Members of the top five teams to finish the Race to Alaska share a drink at the Blazer Party, after they were declared the winners of the “teams most in need of a stiff drink” awards because of the rough seas and weather they faced. (Zach Jablonski/Peninsula Daily News)

Members of the top five teams to finish the Race to Alaska share a drink at the Blazer Party, after they were declared the winners of the “teams most in need of a stiff drink” awards because of the rough seas and weather they faced. (Zach Jablonski/Peninsula Daily News)

Racers’ reunion: R2AK Blazer Party hosts laughs, awards at boat fest

PORT TOWNSEND — This year’s Race to Alaska Blazer Party hosted laughs, drinks and plenty of “world records” made by participants in the fifth annual contest.

The Blazer Party, the final celebration for the Race to Alaska teams before the next race in June, was hosted by the Northwest Maritime Center on the first night of the Wooden Boat Festival, which began Friday and continues today.

“It was great,” said Steve Moore, volunteer captain for the Blazer Party. “Everyone here is hanging out, I can’t complain.

“It really gives you as someone who isn’t a racer a fun look into what the culture is behind the race.”

The racers all wore sport-coat blazers with either the sleeves on, signifying that they completed the race, or the sleeves cut off, meaning they were unable to finish.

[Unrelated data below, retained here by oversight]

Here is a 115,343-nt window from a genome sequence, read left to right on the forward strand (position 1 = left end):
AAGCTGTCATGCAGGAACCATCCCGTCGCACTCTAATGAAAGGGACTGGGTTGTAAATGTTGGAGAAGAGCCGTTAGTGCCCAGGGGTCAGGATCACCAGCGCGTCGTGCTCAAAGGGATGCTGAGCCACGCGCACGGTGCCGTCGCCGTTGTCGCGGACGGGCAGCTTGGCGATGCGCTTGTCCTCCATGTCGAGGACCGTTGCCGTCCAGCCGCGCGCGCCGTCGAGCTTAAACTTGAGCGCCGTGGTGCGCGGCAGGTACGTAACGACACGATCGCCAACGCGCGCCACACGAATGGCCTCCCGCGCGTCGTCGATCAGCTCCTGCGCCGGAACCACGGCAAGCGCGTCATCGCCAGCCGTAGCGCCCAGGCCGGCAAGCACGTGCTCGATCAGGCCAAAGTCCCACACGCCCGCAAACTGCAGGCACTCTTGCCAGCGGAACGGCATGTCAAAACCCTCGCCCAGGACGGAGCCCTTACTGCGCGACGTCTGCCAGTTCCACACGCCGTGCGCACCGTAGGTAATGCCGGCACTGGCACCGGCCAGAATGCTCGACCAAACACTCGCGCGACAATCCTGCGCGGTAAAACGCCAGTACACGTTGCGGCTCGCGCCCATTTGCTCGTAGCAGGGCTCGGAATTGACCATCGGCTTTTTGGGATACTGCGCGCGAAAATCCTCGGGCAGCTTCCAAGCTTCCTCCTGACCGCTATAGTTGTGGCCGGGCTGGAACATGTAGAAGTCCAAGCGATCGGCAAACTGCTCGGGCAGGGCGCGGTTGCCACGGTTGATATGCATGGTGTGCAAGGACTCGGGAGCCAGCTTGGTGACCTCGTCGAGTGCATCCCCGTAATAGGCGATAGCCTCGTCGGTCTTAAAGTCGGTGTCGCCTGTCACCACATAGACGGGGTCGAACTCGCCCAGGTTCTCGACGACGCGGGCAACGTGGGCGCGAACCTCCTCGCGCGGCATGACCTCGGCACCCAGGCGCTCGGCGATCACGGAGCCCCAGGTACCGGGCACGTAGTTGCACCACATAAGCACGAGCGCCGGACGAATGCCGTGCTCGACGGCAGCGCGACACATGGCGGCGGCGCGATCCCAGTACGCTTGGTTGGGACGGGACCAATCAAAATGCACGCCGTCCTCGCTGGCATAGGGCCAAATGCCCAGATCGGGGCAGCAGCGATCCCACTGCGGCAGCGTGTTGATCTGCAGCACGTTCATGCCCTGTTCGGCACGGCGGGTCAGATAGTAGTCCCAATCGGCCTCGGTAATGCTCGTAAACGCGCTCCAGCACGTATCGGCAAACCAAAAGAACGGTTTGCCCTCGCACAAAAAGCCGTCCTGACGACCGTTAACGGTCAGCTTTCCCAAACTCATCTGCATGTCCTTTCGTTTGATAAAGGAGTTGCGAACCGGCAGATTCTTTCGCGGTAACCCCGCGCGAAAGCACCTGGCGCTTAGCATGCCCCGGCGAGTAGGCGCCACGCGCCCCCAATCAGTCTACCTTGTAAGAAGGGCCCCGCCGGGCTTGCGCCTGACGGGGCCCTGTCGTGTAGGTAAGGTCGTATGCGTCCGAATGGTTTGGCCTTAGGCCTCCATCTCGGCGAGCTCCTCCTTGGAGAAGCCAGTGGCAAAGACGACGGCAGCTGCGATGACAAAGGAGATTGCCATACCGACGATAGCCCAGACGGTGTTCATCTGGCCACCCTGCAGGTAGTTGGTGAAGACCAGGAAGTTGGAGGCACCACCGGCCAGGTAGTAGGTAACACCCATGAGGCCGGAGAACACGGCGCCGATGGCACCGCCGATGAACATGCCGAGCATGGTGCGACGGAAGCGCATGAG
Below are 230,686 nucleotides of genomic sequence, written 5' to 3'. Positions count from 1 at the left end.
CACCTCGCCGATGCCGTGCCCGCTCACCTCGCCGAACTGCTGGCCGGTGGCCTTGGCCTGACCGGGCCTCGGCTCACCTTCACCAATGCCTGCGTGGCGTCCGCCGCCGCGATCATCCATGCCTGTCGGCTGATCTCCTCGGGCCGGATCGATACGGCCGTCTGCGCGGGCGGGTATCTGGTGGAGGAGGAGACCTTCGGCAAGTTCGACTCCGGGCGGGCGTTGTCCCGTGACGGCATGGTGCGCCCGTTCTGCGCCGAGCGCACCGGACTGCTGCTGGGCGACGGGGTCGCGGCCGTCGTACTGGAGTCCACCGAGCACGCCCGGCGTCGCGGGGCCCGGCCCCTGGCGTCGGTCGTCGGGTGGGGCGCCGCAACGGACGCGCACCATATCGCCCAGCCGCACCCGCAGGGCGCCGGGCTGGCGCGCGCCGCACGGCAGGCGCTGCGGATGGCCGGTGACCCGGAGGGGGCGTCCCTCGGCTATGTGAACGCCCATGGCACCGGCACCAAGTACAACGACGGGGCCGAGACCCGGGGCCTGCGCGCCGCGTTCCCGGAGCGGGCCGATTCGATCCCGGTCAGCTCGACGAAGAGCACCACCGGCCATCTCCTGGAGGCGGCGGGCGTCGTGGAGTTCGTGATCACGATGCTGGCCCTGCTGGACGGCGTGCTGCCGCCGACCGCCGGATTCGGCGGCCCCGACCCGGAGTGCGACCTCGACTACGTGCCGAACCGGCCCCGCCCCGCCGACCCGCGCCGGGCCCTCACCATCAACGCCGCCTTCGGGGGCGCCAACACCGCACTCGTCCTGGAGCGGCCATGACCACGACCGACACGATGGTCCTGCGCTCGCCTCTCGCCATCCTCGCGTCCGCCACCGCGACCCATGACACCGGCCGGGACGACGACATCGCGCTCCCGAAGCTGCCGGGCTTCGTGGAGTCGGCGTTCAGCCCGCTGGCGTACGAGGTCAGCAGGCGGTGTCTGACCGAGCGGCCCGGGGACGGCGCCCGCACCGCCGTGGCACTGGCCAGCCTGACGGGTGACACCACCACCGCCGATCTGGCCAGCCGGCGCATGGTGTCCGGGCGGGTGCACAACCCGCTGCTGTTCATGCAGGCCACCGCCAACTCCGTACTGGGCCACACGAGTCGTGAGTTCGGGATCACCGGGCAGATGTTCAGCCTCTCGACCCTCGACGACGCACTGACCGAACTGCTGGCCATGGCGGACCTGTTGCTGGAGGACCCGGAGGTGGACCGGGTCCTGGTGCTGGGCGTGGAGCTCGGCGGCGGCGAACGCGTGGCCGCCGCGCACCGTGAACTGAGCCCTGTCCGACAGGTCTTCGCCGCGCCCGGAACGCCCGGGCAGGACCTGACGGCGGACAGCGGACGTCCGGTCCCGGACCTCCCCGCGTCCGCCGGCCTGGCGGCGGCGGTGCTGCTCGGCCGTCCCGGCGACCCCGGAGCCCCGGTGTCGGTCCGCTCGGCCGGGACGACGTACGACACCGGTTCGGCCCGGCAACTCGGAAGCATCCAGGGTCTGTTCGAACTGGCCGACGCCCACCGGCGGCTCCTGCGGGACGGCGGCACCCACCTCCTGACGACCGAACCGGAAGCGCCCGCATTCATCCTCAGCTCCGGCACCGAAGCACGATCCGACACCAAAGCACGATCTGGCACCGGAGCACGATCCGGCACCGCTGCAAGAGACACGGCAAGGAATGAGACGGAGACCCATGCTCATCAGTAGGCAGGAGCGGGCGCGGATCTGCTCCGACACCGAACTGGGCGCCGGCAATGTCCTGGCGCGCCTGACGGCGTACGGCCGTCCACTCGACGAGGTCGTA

The Race to Alaska is a 750-nautical-mile race that starts in Port Townsend. The qualifying stage is to Victoria. Those continuing for the rest of the journey, 710 miles, head toward Ketchikan, Alaska.

This year’s race had 45 teams accepted into the race — which was the biggest turnout yet, organizers said — and 25 were able to finish. The winning team was team Angry Beaver, who completed the race in four days three hours and 56 minutes.

Team Angry Beaver set the record with the fastest time by a mono-hull boat by eight hours.

The team that finished last, but still completed the trip, was team Wee Free Men, who also set the record for longest time it took to complete the race: 19 days 20 hours and seven minutes.

The Dirt Bag award — given to the team that spent the least on outfitting for the race — went to Team Yankee Peddlers. The team, which was not in attendance, spent $600 on its monohull, which was the 17th vessel to cross the Ketchikan finish line in June.

This year’s race was rough on the competitors, as several days had brutal weather. This was the second year the race had double digit dropouts at the first stage of the race in Victoria.

One team gathered several records, the most notable being oldest vessel, largest age gap between vessel and youngest crew member and youngest crew member.

Madelyn Wagner, 4, of Vancouver, Wash., tries out the paddleboard pool at the Wooden Boat Festival on Saturday, with the help of her dad, Ryan. (Zach Jablonski/Peninsula Daily News)

Madelyn Wagner, 4, of Vancouver, Wash., tries out the paddleboard pool at the Wooden Boat Festival on Saturday, with the help of her dad, Ryan. (Zach Jablonski/Peninsula Daily News)

Team Ziska sailed on a 116-year-old vessel, with 16-year-old Port Townsend High School student Odin Smith as a one of the four crew members, and finished the race in 22nd place with a time of 15 days 20 hours and 14 minutes.

Smith has been sailing for almost two years, and this race was the first time he had competed and he almost wasn’t on a team.

He wanted to join late, and didn’t think any team would accept him, but a happy accident had led him to joining the team.